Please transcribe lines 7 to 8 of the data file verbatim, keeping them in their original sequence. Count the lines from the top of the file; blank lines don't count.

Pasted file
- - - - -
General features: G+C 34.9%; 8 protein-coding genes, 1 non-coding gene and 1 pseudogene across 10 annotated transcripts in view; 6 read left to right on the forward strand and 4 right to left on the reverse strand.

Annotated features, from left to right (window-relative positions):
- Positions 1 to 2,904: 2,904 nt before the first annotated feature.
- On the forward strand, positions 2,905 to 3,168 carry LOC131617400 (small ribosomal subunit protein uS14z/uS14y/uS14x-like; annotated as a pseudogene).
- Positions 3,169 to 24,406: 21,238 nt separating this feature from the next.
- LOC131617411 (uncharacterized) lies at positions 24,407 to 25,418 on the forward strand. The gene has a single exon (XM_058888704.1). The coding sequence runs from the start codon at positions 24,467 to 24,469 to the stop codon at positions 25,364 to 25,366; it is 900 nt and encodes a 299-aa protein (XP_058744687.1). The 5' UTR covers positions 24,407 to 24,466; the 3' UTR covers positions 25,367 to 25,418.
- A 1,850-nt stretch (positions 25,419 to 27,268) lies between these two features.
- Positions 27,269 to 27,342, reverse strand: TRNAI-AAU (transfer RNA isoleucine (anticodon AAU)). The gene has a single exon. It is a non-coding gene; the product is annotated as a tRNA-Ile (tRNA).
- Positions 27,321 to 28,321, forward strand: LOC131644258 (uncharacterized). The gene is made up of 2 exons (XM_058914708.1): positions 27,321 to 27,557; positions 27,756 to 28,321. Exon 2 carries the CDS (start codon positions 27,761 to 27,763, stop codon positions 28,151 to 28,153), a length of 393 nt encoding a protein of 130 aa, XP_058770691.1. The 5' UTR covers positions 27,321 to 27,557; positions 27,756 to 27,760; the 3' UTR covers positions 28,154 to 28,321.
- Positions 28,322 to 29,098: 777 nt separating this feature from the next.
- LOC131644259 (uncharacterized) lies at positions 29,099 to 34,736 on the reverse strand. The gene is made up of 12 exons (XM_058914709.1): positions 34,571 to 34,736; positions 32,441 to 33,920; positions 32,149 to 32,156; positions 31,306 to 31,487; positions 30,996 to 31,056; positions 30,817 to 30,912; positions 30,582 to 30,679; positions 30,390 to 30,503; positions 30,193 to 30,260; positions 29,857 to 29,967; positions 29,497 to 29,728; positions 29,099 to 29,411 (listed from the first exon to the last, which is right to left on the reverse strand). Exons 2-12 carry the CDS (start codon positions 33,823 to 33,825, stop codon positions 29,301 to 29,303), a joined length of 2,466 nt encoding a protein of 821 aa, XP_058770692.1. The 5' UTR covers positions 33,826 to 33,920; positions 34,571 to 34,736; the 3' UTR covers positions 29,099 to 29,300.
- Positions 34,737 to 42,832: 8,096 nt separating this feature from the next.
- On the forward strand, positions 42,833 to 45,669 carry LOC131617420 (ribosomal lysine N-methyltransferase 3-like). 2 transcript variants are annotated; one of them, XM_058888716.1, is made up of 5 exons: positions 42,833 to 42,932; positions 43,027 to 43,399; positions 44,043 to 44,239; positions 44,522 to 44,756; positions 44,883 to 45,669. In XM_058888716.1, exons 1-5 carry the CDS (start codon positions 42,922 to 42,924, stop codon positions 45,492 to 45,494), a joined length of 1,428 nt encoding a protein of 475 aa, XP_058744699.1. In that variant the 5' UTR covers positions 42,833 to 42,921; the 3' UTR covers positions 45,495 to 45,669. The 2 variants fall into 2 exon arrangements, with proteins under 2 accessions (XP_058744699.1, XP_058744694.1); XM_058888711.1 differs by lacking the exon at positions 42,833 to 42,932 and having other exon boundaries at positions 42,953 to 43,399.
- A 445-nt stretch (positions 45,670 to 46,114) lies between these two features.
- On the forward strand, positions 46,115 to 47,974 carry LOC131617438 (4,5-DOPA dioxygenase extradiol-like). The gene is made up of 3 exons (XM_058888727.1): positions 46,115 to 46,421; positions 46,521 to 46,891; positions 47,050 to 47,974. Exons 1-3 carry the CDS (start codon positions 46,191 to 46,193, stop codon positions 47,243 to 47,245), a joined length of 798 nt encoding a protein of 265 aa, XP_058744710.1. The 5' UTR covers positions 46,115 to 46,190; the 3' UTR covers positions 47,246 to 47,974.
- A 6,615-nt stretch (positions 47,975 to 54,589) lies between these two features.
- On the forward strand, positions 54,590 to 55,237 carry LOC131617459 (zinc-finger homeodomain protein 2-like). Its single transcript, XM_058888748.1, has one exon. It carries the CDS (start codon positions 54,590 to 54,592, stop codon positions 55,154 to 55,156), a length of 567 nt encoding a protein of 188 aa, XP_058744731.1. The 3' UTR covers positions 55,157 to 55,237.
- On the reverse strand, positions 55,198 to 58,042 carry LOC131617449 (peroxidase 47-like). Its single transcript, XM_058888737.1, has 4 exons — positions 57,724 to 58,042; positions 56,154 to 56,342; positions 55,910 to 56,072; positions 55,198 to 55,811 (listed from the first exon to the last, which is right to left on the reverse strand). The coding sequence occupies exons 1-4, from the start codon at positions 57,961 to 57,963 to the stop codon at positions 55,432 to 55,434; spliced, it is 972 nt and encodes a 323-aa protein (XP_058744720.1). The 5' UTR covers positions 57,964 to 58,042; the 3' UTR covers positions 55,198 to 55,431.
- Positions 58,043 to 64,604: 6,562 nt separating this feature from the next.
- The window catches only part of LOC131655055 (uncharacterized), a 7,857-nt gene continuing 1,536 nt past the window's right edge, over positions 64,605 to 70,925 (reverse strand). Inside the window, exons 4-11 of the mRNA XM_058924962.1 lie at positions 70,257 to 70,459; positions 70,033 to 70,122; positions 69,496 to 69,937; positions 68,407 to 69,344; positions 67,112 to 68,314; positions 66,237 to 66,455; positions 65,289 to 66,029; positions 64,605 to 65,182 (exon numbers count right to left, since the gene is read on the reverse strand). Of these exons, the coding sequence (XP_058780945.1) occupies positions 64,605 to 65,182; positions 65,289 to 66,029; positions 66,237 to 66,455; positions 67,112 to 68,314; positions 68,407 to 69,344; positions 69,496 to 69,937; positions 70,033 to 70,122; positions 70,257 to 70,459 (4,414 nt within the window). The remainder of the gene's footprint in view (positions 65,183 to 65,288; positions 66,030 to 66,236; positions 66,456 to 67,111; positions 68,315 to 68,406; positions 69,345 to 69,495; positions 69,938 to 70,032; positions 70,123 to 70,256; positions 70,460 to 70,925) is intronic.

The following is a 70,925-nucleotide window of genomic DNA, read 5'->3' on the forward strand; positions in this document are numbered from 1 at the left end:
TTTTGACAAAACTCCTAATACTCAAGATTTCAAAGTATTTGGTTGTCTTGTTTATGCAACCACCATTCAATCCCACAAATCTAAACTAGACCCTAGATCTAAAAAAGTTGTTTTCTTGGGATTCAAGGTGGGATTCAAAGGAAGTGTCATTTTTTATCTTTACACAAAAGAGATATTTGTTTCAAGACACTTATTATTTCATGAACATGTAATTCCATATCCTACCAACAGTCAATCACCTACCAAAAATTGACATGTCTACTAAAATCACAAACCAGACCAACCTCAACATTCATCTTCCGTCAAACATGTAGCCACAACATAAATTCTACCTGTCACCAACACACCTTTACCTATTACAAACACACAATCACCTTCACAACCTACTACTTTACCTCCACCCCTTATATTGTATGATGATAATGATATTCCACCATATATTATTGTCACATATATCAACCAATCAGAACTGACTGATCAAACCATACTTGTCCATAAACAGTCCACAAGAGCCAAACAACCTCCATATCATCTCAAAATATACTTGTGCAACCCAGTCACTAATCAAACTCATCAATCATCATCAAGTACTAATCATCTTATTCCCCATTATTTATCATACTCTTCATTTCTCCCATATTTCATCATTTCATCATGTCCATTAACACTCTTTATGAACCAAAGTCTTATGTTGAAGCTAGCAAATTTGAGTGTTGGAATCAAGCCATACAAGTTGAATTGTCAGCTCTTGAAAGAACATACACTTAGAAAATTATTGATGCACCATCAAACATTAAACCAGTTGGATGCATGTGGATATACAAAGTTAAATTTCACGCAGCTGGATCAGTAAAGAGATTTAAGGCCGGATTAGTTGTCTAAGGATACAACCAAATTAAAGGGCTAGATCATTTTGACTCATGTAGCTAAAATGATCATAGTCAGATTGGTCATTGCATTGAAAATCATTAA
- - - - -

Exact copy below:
- A 1,850-nt stretch (positions 25,419 to 27,268) lies between these two features.
- Positions 27,269 to 27,342, reverse strand: TRNAI-AAU (transfer RNA isoleucine (anticodon AAU)). The gene has a single exon. It is a non-coding gene; the product is annotated as a tRNA-Ile (tRNA).